Viral videos around the internet have displayed many young children and adults’ rage after playing violent video games. You may see videos where the parent comes into the room and tells them to put the game away for a bit and the child throws the controller to the ground or even calls the parents derogatory slurs.
Obviously, this has become so much of an issue that 45% of parents think that violence in video games is a major problem; and I can’t disagree with them.
Now, this doesn’t mean I’m completely against video games. Sure, some games can be good, such as educational video games. To be honest, some of them can be pretty fun! Educational video games and games not surrounding violence are not the issue, the callous games are.
Even with ratings on the package, some parents do not check the age suggestion for the game. I can’t even count how many times I have walked into a house and saw 13-year-olds (sometimes even younger) playing rated 18+ games. Most 18+ games are very violent and/or have graphic sexual content, and some parents are ignoring the issue.
As of 2018, 28% of children under 18 years old played violent video games daily; and with new first-person shooter games making a popular arrival into the gaming world (ex. Fortnite, Call of Duty, etc.), it’s only opening our children to more violence.
If you don’t believe that the gaming industry is making money on mostly violent games, 25% of all games are shooter games, 6% are fighting, and 21% are action games (which, a majority of the time have some sort of violence within them). In 2017, the best selling game was Call of Duty; in third place, Grand Theft Auto V, which are both very violent games.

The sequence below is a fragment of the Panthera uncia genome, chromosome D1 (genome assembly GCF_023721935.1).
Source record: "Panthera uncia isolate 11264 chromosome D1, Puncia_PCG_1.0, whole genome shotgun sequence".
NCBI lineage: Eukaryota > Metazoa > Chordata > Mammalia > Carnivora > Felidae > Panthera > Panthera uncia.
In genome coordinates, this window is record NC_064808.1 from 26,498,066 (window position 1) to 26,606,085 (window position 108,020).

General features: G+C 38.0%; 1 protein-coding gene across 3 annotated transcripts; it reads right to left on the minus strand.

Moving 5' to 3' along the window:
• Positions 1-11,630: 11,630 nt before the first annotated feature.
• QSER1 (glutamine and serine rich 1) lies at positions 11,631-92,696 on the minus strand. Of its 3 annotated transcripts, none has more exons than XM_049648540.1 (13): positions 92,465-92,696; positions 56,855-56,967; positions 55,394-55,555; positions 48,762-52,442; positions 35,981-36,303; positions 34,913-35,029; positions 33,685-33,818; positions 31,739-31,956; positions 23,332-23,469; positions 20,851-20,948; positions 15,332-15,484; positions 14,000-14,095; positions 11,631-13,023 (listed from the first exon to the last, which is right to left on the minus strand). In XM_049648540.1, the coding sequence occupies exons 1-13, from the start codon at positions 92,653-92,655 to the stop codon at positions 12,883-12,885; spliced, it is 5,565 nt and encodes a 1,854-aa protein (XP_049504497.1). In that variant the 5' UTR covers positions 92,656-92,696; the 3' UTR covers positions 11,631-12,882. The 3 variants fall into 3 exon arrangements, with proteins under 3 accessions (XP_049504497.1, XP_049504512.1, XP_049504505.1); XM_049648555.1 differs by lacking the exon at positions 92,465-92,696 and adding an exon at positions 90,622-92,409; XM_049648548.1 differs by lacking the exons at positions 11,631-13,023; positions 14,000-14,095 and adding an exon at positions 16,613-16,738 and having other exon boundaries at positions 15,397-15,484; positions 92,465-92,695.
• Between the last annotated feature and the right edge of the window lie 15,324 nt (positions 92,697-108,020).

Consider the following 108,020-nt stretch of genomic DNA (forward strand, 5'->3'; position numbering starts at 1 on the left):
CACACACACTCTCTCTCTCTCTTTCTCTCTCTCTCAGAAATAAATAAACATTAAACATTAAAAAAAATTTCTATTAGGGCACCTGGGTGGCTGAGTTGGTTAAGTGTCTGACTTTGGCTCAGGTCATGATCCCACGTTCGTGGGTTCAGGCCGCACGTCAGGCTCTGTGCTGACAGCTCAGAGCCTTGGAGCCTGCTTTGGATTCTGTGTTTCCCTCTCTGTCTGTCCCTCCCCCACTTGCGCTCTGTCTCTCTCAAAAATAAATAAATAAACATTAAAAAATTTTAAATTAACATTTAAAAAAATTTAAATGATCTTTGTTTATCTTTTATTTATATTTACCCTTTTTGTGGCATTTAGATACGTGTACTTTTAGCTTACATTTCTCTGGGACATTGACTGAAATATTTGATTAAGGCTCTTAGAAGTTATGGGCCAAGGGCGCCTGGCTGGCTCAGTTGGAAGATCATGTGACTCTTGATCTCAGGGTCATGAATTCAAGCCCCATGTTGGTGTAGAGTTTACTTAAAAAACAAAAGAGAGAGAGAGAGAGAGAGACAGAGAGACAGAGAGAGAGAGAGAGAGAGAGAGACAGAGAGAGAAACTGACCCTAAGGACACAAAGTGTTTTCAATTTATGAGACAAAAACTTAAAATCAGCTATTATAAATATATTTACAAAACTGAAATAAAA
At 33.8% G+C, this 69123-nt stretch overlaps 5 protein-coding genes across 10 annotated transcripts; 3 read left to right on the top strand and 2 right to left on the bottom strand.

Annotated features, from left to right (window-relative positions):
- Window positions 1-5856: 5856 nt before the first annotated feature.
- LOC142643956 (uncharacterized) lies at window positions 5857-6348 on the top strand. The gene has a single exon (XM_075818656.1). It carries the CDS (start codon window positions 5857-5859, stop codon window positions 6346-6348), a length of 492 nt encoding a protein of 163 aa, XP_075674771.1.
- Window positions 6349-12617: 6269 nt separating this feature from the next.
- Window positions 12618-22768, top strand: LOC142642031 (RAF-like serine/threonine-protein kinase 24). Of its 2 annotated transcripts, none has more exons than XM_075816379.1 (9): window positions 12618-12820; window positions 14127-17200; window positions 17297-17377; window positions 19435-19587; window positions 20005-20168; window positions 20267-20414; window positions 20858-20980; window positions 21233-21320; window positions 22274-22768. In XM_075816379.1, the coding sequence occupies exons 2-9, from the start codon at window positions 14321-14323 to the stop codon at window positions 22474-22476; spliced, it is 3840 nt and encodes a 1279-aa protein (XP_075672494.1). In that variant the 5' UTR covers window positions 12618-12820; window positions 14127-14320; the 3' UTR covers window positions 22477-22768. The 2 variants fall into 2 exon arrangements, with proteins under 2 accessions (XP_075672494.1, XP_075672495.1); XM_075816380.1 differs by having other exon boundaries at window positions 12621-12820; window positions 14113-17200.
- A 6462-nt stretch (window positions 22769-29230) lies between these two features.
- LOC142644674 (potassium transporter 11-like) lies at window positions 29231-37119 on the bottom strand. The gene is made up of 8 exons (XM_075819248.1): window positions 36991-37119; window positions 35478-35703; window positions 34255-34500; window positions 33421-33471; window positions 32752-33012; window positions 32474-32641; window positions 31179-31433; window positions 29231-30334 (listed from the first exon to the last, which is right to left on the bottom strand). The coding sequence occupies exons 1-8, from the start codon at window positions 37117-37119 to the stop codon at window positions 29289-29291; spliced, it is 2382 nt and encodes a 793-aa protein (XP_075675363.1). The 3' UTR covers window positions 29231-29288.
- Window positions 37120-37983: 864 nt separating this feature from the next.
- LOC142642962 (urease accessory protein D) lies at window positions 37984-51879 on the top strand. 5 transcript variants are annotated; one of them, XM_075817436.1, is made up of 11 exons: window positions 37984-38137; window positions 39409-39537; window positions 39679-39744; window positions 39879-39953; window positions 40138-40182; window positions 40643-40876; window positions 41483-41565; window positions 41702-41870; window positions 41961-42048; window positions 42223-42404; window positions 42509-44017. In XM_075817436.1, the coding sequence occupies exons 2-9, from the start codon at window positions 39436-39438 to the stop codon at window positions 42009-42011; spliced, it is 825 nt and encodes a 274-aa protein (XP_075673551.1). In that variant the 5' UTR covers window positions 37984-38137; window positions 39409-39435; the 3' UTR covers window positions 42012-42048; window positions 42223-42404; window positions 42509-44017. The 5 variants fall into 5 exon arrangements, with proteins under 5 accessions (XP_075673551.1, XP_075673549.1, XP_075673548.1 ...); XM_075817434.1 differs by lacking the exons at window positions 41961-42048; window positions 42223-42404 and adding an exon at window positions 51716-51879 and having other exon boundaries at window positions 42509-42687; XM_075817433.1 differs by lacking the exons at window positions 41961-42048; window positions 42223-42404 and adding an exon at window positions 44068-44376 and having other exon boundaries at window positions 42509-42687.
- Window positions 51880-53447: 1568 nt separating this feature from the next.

For example, Call of Duty is a first-person shooting game. The overall goal of the game is to meet “objectives,” and get as many kills as possible. Grand Theft Auto is another game series, this game includes the option to start gang violence, steal vehicles, and use drugs. Prostitution also is a big aspect of the game. There are many more than just these few that I have listed.
Even though there is not much for “scientific evidence” on this topic, you still can see the impact on our youth. Some children’s minds are not suitable to play these sorts of games. Everyone’s minds work differently, but violent video games plant this notion that makes violence more acceptable.
You can see the violence in many areas of some young children, you may wonder why they are so angry when they are so young, maybe just take a glance at what they spend their free time doing.
Pailey Gordon is a student at Fillmore Central High School. She is one of eight area students participating in the Journal Writing Project, now in its 21st year.